• The visual used for this ad does not convey a wordless message that would be understood right away by the audience that they are trying to reach. By this, I mean that if all text were to be removed, the image would probably not draw the attention of their target audience, somebody with MS who is not a member of PatientsLikeMe.com.  However, I believe that the image may have meaning to target audience members after they read the title and accompanying text.

Was the ad successful?  Did the PatientsLikeMe.com MS community grow its member base?

Oftentimes, it is difficult to answer this question unless somebody who is part of the organization is willing to provide you with the data.  But in this case, we have a soft measure to share.  It appears as though the PatientsLikeMe.com MS community has grown as the ad stated that there were over 15,000 members in the MS community on PatientsLikeMe.com, whereas the website now states that their MS community consists of over 22,000 members, 579 of which are new members as of this month.  I say this is a ‘soft’ measure because the data on the ad is not realtime.  It appears as though the data on the website is real-time, but unfortunately I do not have access to the number of members of this community prior to the implementation of the FaceBook ad.  Of course, there are probably many other drivers for this growth in member base.

FaceBook advertising update: Have you noticed that you are now seeing 4 FaceBook ads on the right hand side of your profile instead of only 3?  This is a smart move on behalf of FaceBook.  This should encourage more people and organizations to advertise on FaceBook as they now have a greater chance to appear on the main real estate portion of the FaceBook ad – the Profile page.  I don’t have stats on this, but I highly doubt that many people click on the “More ads” button at the bottom of the ads that appear on their Profile page … unless they are geeks like me 🙂 .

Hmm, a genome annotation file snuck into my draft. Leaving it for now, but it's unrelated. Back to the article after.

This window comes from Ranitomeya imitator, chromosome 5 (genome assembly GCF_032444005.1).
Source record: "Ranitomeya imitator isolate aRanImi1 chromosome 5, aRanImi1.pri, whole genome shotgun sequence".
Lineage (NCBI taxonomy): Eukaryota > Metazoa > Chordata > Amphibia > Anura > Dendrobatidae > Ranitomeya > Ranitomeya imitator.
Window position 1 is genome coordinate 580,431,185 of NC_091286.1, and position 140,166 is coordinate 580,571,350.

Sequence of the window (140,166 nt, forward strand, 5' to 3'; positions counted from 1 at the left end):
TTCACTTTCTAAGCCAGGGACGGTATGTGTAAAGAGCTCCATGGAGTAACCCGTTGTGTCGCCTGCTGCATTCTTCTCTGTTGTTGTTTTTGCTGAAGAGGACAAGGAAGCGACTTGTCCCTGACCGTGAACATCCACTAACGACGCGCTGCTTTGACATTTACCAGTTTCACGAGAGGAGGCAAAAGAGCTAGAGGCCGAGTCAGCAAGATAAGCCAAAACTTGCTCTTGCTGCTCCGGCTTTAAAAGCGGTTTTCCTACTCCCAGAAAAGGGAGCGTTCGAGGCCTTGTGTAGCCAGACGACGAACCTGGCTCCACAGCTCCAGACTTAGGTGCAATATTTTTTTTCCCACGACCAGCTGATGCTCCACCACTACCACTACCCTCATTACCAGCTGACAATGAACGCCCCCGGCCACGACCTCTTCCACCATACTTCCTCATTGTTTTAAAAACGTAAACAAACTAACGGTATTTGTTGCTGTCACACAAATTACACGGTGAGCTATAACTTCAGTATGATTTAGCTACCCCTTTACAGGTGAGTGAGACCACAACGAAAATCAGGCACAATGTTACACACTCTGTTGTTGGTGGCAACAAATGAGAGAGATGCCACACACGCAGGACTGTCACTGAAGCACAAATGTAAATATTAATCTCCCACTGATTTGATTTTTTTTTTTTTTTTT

This post is by no means an endorsement of any of the products or services depicted in the ads.  The ads were not scrutinized to determine whether they fit within the Canadian regulatory guidelines.

I want to hear from you.  What do you like or dislike about these ads?  Do you have any personal experience with FaceBook healthcare ads that you would like to share?

Stay in touch,
Natalie

Connect with me on the following networks:
FaceBook, Twitter, LinkedIn

FaceBook and Online Healthcare-Related Ads (July and August 2010)

Every month, I post healthcare-related FaceBook ads that appear on my FaceBook profile.  Since I took some time off during the Summer, I decided to post the ads that I saw during the months of July and August in one post.  Previous posts on FaceBook healthcare-related ads that targeted my FaceBook profile can be found here, here, here, here, here, here and here.

FaceBook is always changing things.  According to All FaceBook, we might see some changes in FaceBook ads, as they might have a four star rating.  That could be interesting for marketers, especially for those who test multiple ads.

This post is by no means an endorsement of any of the products or services depicted in the ads, nor is it a critique of the ads themselves.

Stay in touch,
Natalie

Connect with me on the following networks:
FaceBook, Twitter, LinkedIn

Yahoo ad:

FaceBook and Online Healthcare-Related Ads (June 2010)

Pharma companies are starting to be brave enough to use FaceBook as an advertising medium to reach the Canadian market.  This month, Bayer, Merck Serono, McNeil Consumer Healthcare and other healthcare organizations targeted me with FaceBook ads.  An detailed analysis of the campaign surrounding the Real MS Voices ad (by Merck Serono and Merck) can be found here:

Non-profit organizations continue to use FaceBook as an advertising avenue:

Medical providers also use FaceBook advertising with the hope of finding new clients:

Miscellaneous others:

And a few healthcare-related ads that I spotted on my Yahoo account (all of which I believe would be ideal for promotion via social media advertising and other activities):

Previous posts on FaceBook healthcare-related ads that targeted my FaceBook profile can be found here, here, here, here, here and here.

This post is by no means an endorsement of any of the products or services depicted in the ads, nor is it a critique of the ads themselves.

Stay in touch,
Natalie

Connect with me on the following networks:
FaceBook, Twitter, LinkedIn